The Hurt Locker
Reason for the Rating: War violence and language.
Plot Summary: An elite Army bomb squad must come together as they face daily dangers and life-threatening situations.
PopFam Recommends: The Hurt Locker is not a movie for children, but is a movie you won't want to miss. It well deserves the nine Oscar nominations it has received, and is more than just a movie. It is an experience that will leave you thinking well beyond its 131 minutes.
Let me just say up front, The Hurt Locker is not for the faint of heart.
This one is not a "sit back and relax, enjoy the show" kind of experience. It is, however, an experience, and one that will stay with you as you contemplate the story and its implications.
SFC William James (Jeremy Renner) is a bomb specialist. His job is diffusing bombs for the US Army, and his current location is Iraq. Baghdad to be exact. Recently assigned to a unit scheduled to go home in less than 2 months, James isn't the man this unit wants to see. He's reckless and doesn't follow protocol. He doesn't communicate with his team members, and takes unnecessary risks, much to the dismay of others working with him, who recently lost their team leader. Diffusing a bomb is stressful enough, but add to that possible sniper attacks, this job is crazy on the nerves.
Which is why James' teammates don't care so much for him. SGT Sanborn (Anthony Mackie) is a soldier who goes by the book. Things are done a certain way for a reason...to minimize casualties. You can't just go out there and throw caution to the wind. As the Communication Specialist, it's his job to, well, communicate. To make sure each member of the team is where they are supposed to be. So when James throws off his headset and refuses to talk in the middle of a situation, Sanborn isn't so thrilled.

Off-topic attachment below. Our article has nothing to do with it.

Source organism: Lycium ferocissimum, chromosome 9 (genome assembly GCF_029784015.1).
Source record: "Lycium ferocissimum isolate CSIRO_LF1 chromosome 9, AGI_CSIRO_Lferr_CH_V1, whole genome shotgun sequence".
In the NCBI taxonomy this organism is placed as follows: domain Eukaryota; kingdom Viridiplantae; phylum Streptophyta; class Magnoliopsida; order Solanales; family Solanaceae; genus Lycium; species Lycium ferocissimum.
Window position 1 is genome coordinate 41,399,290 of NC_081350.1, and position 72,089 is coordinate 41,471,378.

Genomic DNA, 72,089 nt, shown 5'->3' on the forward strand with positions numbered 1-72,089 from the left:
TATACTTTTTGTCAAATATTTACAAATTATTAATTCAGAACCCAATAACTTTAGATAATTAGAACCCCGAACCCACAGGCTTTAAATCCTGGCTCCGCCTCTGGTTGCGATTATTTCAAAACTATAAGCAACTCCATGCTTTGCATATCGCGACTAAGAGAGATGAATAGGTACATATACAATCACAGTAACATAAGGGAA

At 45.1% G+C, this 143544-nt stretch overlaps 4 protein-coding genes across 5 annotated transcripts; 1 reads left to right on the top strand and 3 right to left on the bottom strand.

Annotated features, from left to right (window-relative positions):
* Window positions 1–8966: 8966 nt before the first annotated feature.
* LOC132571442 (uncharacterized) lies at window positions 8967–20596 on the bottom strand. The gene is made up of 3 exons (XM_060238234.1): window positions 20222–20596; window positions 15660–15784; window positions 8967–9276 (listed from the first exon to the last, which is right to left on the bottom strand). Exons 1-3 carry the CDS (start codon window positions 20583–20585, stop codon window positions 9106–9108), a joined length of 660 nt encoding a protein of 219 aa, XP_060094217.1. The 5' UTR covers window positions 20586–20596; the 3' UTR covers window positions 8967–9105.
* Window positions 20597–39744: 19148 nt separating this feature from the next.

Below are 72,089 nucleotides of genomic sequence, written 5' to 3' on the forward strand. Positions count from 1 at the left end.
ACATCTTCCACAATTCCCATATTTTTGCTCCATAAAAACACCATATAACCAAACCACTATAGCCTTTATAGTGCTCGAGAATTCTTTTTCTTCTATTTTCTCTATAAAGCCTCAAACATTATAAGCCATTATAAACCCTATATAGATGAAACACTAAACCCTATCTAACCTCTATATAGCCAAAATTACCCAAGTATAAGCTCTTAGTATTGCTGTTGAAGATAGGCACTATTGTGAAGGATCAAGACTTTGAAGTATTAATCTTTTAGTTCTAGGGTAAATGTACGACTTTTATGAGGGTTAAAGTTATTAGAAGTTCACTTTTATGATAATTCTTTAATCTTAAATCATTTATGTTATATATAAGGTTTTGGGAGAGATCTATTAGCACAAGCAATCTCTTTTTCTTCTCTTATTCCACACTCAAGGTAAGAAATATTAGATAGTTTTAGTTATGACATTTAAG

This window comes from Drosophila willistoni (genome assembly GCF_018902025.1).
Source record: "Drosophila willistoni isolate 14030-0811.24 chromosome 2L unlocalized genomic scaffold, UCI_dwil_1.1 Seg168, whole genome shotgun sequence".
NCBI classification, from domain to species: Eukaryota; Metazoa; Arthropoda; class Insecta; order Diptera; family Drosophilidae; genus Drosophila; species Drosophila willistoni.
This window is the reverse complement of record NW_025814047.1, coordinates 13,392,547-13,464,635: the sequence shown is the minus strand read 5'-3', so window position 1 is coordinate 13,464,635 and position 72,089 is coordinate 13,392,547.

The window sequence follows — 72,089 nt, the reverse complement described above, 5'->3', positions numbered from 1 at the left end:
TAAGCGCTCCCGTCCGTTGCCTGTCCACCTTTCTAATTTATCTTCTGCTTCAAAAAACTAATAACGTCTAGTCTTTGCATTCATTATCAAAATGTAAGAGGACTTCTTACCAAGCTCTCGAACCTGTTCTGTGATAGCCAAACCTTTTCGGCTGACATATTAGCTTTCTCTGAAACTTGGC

The third member of the team, Specialist Eldridge (Brian Geraghty), is barely hanging on to sanity; the tension is almost too much for him (and me, I must admit). Death feels imminent for Eldridge, and James' antics create such anxiety within Eldridge, he seems about to break.
Surprisingly, The Hurt Locker was directed by a woman, Kathryn Bigelow (director of K-19: The Widowmaker and Point Break), and she did a fabulous job of not only creating complex characters and a believable set, but the feeling and tension as well. She sets the tone of the movie well at the beginning, by using a simple quote, "...war is a drug." For some, the adrenaline and stress of a wartime situation is addictive. Coming home to a quiet life is, well, boring and meaningless.
Which leads to the impression this movie leaves. If our country weren't at war, the impact might not be so great, but as most of us know someone who is, or has been, in Iraq or Afghanistan, The Hurt Locker causes us to pause and reflect on the physical and mental sacrifice that has been given for our safety and peace. It also gives our minds food for thought...is that what it's really like there? How would I deal with that kind of life and death situation? Would I be like Eldridge, Sanborn, or James? Would this kind of situation strengthen or weaken my faith? Questions that can only be answered in terrible circumstances, such as The Hurt Locker portrays.
Special features on this Blu-ray and DVD are minimal, with only a "behind the scenes" featurette, audio commentary from the director, and an image gallery included.
Let’s Talk About It
Use these questions to spark discussion among family members who are interested in this movie:
• Where do you see God in a situation like The Hurt Locker portrays?
• James has many faults, but does he have any strength of character? What is it you admire in him?
• Why is this move titled The Hurt Locker?
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